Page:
JCA
 
 
 
 

 

Hope you can make it to one of these thought-provoking and inspiring September programs!

Faith, Family and Acceptance
In partnership with the Human Rights Campaign's national "On the Road to Equality" bus tour

Sunday, September 18, 2011
 
2:00 - 4:00 p.m. in the Nugent Room, Kendall Center, Philander Smith College

On this panel, you’ll hear about the crossroads facing faith communities and families when learning to accept the gay, lesbian, bisexual and transgender people in their lives. What are some of the cultural dynamics that affect African Americans and Hispanics in this journey? How can there be acceptance in the faith community? Stories of many families and friends will be shared. Join us to hear their stories.  All are welcome.
RSVP required.

Speakers and panelists include:
Dr. Joseph Jones, Director, Social Justice Initiative, Philander Smith College
Rev. Maxine Allen, Arkansas Conference Minister of Ethnic Ministries
Donna Payne, Associate Director of Diversity, Human Rights Campaign
Ruth Shepherd, Executive Director, Just Communities of Arkansas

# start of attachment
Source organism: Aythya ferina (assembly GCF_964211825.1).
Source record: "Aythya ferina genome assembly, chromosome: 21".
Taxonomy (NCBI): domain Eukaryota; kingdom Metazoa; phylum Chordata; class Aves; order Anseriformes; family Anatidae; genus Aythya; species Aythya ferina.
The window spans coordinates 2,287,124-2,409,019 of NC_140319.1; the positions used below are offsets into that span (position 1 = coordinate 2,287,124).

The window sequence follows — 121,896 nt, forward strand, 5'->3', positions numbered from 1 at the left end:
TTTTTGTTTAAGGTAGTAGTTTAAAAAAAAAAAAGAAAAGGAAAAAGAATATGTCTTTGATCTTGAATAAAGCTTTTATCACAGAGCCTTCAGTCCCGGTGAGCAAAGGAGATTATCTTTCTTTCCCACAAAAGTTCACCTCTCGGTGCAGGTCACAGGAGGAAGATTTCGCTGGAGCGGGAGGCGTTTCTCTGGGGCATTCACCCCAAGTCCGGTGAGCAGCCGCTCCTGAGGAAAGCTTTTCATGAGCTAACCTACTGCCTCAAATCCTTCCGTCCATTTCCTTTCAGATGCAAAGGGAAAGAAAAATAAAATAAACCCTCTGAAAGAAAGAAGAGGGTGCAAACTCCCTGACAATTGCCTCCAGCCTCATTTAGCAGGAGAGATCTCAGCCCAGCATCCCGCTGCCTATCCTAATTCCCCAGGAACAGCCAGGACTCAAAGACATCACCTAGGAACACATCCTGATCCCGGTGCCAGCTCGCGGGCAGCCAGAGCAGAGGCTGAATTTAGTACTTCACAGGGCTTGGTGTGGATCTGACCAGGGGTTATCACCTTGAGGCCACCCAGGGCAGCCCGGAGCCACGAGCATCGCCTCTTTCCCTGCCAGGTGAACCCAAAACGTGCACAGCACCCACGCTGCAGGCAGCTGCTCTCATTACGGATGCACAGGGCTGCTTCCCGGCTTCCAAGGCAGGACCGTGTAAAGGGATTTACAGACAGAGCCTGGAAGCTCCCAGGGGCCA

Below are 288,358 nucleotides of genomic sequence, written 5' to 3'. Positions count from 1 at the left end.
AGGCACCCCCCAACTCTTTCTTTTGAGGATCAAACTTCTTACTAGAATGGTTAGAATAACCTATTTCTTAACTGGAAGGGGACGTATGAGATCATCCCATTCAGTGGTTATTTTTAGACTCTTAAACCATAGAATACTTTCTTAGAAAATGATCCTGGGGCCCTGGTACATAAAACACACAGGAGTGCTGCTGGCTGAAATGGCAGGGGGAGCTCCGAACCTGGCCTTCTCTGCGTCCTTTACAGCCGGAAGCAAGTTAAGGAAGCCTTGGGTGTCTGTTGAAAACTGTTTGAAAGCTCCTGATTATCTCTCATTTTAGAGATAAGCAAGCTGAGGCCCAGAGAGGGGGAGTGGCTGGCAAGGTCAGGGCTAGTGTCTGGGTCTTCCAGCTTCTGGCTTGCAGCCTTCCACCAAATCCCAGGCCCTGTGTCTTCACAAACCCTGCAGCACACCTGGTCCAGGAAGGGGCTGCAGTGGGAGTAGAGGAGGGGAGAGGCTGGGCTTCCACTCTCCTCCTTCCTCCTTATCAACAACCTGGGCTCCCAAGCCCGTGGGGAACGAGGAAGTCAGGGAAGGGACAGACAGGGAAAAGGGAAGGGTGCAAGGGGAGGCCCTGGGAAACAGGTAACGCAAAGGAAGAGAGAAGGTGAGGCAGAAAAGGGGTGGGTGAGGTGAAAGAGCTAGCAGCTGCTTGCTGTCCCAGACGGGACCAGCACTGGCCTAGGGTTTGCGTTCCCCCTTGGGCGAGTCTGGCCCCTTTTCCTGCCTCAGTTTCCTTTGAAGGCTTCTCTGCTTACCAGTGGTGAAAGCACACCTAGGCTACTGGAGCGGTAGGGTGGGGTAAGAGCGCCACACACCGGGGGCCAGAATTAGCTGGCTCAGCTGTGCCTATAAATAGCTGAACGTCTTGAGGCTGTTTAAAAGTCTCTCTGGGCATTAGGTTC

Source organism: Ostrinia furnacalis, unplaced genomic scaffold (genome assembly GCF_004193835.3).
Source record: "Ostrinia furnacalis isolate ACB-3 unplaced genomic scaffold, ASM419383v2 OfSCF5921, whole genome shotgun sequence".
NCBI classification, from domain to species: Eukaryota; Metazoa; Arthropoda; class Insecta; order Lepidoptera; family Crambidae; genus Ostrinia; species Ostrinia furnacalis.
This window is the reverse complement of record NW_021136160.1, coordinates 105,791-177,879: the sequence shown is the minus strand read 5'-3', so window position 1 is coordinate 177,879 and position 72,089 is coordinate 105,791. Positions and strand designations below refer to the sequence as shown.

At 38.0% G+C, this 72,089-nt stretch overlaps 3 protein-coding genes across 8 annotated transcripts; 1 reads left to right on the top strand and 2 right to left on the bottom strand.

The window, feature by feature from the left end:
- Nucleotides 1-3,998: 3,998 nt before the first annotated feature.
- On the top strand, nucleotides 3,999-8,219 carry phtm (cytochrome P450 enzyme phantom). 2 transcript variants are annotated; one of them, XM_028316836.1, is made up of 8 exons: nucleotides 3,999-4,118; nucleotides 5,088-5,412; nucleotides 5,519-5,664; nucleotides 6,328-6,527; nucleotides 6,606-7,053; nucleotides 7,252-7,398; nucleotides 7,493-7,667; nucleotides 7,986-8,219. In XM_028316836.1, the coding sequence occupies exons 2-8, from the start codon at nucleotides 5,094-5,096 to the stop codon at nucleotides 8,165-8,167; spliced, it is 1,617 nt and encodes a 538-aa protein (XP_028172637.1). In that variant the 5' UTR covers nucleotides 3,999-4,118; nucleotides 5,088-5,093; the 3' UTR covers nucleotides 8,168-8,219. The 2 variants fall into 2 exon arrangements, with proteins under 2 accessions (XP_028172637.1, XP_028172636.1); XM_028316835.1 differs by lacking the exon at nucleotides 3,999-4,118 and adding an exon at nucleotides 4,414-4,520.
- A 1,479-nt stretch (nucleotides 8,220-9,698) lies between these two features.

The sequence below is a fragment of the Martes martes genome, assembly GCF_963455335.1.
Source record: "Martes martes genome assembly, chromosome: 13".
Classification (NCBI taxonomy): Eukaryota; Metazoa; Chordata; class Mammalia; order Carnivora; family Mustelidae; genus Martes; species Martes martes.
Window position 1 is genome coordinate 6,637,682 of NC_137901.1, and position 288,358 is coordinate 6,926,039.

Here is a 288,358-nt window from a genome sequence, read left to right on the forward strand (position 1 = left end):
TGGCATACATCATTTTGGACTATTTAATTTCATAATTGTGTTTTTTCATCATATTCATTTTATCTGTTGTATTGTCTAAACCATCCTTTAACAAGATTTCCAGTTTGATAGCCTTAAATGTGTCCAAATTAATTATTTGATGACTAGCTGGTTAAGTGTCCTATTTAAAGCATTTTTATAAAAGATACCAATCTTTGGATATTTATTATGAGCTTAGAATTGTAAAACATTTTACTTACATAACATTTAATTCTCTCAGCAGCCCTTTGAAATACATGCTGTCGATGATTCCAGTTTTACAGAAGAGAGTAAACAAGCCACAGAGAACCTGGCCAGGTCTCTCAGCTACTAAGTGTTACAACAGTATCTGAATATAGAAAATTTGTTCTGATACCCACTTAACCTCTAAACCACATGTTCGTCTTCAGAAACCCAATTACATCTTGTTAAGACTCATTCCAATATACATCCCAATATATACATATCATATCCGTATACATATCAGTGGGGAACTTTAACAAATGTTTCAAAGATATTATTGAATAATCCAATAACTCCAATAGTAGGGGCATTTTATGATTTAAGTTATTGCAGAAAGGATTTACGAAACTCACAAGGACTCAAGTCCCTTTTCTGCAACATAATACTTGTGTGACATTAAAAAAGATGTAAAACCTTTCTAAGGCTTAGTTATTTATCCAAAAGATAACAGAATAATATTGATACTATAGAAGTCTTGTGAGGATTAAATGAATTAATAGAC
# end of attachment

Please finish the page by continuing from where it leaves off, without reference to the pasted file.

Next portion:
Greg Adams, Little Rock School Board/Director of Palliative Care Service, Arkansas Children's Hospital
Frederick Gentry, Assistant to City Board of Directors, Little Rock
Andrea Gómez, Youth Program Director, Just Communities of Arkansas
Rev. Wendell Griffen, Pastor, New Millenium Church
Carissa Rodgers, Master of Divinity Candidate, ??? Theological Seminary
Mary Lou Walner, Founder, T.E.A.C.H. Ministries
 
Not In Our Town: Light In the Darkness

In partnership with the Clinton School of Public Service
 
Monday, September 19, 2011
 
Film Screening 6:00 - 7:00 p.m., followed by discussion from 7:00 - 8:00 p.m. at the Clinton School of Public Service, Sturgis Hall

The Clinton School and Just Communities of Arkansas will host a screening of the new PBS film, "Not in Our Town: Light in the Darkness," a one-hour documentary about a town coming together to take action after anti-immigrant violence devastates the community. In 2008, a series of attacks against Latino residents of Patchogue, N.Y., culminated with the murder of Marcelo Lucero, an Ecuadorian immigrant who had lived in the Long Island village for 13 years.

Filmed over a two-year period, the documentary follows Mayor Paul Pontieri, the victim’s brother Joselo Lucero, community leaders, residents and students as they openly address the underlying causes of the violence and work to heal divisions.

Reserve your seats by
email, or call 501-683-5239.
 

 

 

 
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